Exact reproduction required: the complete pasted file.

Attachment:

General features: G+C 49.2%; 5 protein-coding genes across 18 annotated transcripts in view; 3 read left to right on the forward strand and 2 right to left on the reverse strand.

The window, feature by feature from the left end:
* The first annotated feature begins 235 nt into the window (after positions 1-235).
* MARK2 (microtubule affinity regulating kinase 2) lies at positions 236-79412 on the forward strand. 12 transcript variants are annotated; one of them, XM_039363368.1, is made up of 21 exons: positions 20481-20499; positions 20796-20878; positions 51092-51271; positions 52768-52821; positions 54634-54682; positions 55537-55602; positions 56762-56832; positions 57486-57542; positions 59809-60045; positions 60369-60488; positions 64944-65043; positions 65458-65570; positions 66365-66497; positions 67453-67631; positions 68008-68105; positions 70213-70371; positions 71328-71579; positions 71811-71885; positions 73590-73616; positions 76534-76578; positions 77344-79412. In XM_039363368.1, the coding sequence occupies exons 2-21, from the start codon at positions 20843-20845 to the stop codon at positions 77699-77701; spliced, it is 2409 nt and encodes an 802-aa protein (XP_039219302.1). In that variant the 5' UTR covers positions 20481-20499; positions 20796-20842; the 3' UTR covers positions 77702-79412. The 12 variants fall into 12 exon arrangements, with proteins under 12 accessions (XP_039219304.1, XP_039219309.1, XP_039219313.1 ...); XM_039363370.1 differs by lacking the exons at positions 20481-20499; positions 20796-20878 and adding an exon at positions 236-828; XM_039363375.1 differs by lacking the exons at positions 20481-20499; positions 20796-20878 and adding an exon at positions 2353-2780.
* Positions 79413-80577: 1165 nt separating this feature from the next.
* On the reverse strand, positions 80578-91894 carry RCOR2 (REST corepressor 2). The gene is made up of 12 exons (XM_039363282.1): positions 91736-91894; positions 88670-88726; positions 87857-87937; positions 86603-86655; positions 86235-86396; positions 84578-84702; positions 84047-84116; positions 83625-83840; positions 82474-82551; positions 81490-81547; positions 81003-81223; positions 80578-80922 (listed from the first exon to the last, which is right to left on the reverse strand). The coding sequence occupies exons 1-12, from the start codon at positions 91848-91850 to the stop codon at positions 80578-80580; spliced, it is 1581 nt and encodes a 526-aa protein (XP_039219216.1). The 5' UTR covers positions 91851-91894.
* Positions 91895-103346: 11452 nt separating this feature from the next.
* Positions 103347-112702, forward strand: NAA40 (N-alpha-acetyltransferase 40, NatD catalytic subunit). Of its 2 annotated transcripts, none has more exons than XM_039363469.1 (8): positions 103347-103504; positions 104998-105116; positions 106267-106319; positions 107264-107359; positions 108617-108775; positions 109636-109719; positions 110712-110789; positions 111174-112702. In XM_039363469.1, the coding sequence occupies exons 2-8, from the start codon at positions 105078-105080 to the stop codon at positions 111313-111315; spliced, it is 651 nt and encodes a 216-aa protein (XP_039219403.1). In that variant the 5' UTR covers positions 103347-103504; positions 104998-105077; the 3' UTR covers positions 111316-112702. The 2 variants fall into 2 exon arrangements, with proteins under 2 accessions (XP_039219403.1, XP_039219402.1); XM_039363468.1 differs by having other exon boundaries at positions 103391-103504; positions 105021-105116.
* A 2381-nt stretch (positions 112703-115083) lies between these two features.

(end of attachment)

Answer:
General features: G+C 49.2%; 5 protein-coding genes across 18 annotated transcripts in view; 3 read left to right on the forward strand and 2 right to left on the reverse strand.

The window, feature by feature from the left end:
* The first annotated feature begins 235 nt into the window (after positions 1-235).
* MARK2 (microtubule affinity regulating kinase 2) lies at positions 236-79412 on the forward strand. 12 transcript variants are annotated; one of them, XM_039363368.1, is made up of 21 exons: positions 20481-20499; positions 20796-20878; positions 51092-51271; positions 52768-52821; positions 54634-54682; positions 55537-55602; positions 56762-56832; positions 57486-57542; positions 59809-60045; positions 60369-60488; positions 64944-65043; positions 65458-65570; positions 66365-66497; positions 67453-67631; positions 68008-68105; positions 70213-70371; positions 71328-71579; positions 71811-71885; positions 73590-73616; positions 76534-76578; positions 77344-79412. In XM_039363368.1, the coding sequence occupies exons 2-21, from the start codon at positions 20843-20845 to the stop codon at positions 77699-77701; spliced, it is 2409 nt and encodes an 802-aa protein (XP_039219302.1). In that variant the 5' UTR covers positions 20481-20499; positions 20796-20842; the 3' UTR covers positions 77702-79412. The 12 variants fall into 12 exon arrangements, with proteins under 12 accessions (XP_039219304.1, XP_039219309.1, XP_039219313.1 ...); XM_039363370.1 differs by lacking the exons at positions 20481-20499; positions 20796-20878 and adding an exon at positions 236-828; XM_039363375.1 differs by lacking the exons at positions 20481-20499; positions 20796-20878 and adding an exon at positions 2353-2780.
* Positions 79413-80577: 1165 nt separating this feature from the next.
* On the reverse strand, positions 80578-91894 carry RCOR2 (REST corepressor 2). The gene is made up of 12 exons (XM_039363282.1): positions 91736-91894; positions 88670-88726; positions 87857-87937; positions 86603-86655; positions 86235-86396; positions 84578-84702; positions 84047-84116; positions 83625-83840; positions 82474-82551; positions 81490-81547; positions 81003-81223; positions 80578-80922 (listed from the first exon to the last, which is right to left on the reverse strand). The coding sequence occupies exons 1-12, from the start codon at positions 91848-91850 to the stop codon at positions 80578-80580; spliced, it is 1581 nt and encodes a 526-aa protein (XP_039219216.1). The 5' UTR covers positions 91851-91894.
* Positions 91895-103346: 11452 nt separating this feature from the next.
* Positions 103347-112702, forward strand: NAA40 (N-alpha-acetyltransferase 40, NatD catalytic subunit). Of its 2 annotated transcripts, none has more exons than XM_039363469.1 (8): positions 103347-103504; positions 104998-105116; positions 106267-106319; positions 107264-107359; positions 108617-108775; positions 109636-109719; positions 110712-110789; positions 111174-112702. In XM_039363469.1, the coding sequence occupies exons 2-8, from the start codon at positions 105078-105080 to the stop codon at positions 111313-111315; spliced, it is 651 nt and encodes a 216-aa protein (XP_039219403.1). In that variant the 5' UTR covers positions 103347-103504; positions 104998-105077; the 3' UTR covers positions 111316-112702. The 2 variants fall into 2 exon arrangements, with proteins under 2 accessions (XP_039219403.1, XP_039219402.1); XM_039363468.1 differs by having other exon boundaries at positions 103391-103504; positions 105021-105116.
* A 2381-nt stretch (positions 112703-115083) lies between these two features.